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  • Writer's pictureChristine McCarty

The Holidays

Holidays are always stressful but is that the intended result? Shouldn’t we be enjoying the break, the time off and most importantly spending time with our loved ones?

In theory, this is the goal. To stop, look, listen, and appreciate all the blessings we have been given. In reality, this sometimes feels nearly impossible. Now add an additional level of stress if you have a special needs child. A child who doesn’t understand and can’t cope with change? Who wants everything to be the same or the way they see it in their head. I may be describing myself, but in all seriousness, how do you accomplish making the holidays enjoyable for everyone?

Like when I blogged about, Vacationing with a Special Needs Child, holidays are fairly similar. Below are the steps I take to provide the best opportunity for a successful holiday time!


Try and create some schedule for your special needs child. It might look different than their usual routine, but if I put in place some sort of routine and explain it to her repeatably, Addy tends to find comfort in knowing what to expect. Remember, they rely on routine to keep themselves regulated and calm as so many things are outside their control. I try and keep wake-up times, meals, and bedtime times/routines the same. It might be tough for them to be off their usual routine, away from home/their surroundings, so any type of routine can provide a level of comfort. When I put in place some sort of schedule for Addy that works with the holidays; she tends to enjoy herself more, and in turn so do I.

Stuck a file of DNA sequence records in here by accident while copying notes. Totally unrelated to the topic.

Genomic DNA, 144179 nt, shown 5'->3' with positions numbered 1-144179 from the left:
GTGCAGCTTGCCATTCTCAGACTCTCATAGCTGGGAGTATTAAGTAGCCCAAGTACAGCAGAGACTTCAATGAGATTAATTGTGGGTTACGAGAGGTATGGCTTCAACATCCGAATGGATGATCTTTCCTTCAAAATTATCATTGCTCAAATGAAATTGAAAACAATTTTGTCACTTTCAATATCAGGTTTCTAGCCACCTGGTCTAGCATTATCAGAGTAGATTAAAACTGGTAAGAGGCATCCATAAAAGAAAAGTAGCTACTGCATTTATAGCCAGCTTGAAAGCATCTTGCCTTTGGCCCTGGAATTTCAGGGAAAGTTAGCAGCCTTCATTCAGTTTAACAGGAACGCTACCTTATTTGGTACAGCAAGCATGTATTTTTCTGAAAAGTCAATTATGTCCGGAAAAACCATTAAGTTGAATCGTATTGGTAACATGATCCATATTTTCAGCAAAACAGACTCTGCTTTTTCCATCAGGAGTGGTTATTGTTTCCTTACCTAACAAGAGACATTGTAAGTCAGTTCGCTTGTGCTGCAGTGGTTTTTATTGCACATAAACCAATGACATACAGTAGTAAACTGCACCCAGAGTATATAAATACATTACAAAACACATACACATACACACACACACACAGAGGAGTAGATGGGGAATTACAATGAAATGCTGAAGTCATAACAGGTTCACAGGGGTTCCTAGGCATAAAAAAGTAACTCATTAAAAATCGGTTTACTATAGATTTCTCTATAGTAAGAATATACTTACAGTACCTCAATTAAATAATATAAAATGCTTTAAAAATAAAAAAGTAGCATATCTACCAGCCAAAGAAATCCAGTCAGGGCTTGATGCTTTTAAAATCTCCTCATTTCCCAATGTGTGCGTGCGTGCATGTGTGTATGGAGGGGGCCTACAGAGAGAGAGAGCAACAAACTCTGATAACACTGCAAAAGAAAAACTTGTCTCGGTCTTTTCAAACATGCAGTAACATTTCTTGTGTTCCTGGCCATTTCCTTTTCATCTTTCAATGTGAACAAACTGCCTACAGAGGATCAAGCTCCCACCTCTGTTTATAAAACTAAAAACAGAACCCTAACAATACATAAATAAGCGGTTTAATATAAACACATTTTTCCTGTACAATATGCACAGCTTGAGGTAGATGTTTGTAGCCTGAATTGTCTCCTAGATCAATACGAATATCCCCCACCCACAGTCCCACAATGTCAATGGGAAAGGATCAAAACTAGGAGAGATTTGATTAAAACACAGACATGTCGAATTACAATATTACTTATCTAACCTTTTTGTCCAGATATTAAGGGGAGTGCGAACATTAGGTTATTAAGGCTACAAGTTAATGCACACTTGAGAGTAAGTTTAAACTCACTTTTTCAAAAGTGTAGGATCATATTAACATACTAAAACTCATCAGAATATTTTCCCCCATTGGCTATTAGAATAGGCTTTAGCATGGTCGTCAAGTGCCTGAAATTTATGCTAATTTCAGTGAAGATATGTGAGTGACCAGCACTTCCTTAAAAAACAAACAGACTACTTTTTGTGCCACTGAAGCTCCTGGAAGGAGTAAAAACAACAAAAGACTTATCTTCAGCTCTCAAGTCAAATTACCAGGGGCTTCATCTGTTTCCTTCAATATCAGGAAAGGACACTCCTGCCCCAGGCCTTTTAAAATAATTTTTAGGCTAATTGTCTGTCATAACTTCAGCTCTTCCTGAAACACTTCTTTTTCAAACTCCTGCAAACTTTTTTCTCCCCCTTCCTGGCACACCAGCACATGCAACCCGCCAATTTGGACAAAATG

Plan, plan, plan! I know this sounds daunting or maybe impossible but having some sort of plan around the holidays is key for all kids. With a lot of downtime, having an activity a day makes the downtime more enjoyable. We often travel for holidays so finding popular attractions, zoos, museums, shows, etc., in the cites we visit are always great ideas. I like to plan activities outside the house to get up and moving. If we are visiting relatives/friends, I try and get an idea of what they have planned or ideas they might have.


This may seem like an odd step, but it’s probably the most important. Whether you are staying at a resort, visiting relatives/friends, or hosting a holiday at home, communicate expectations/limitations to each party (e.g., the hotel, relatives/friends, your own family and of course your special needs child). Having everyone on board, understanding the schedules and reasons for planning is key to a successful visit for all!

From my family to yours, wishing everyone a happy and safe Thanksgiving!

Much love,

Raising Addy

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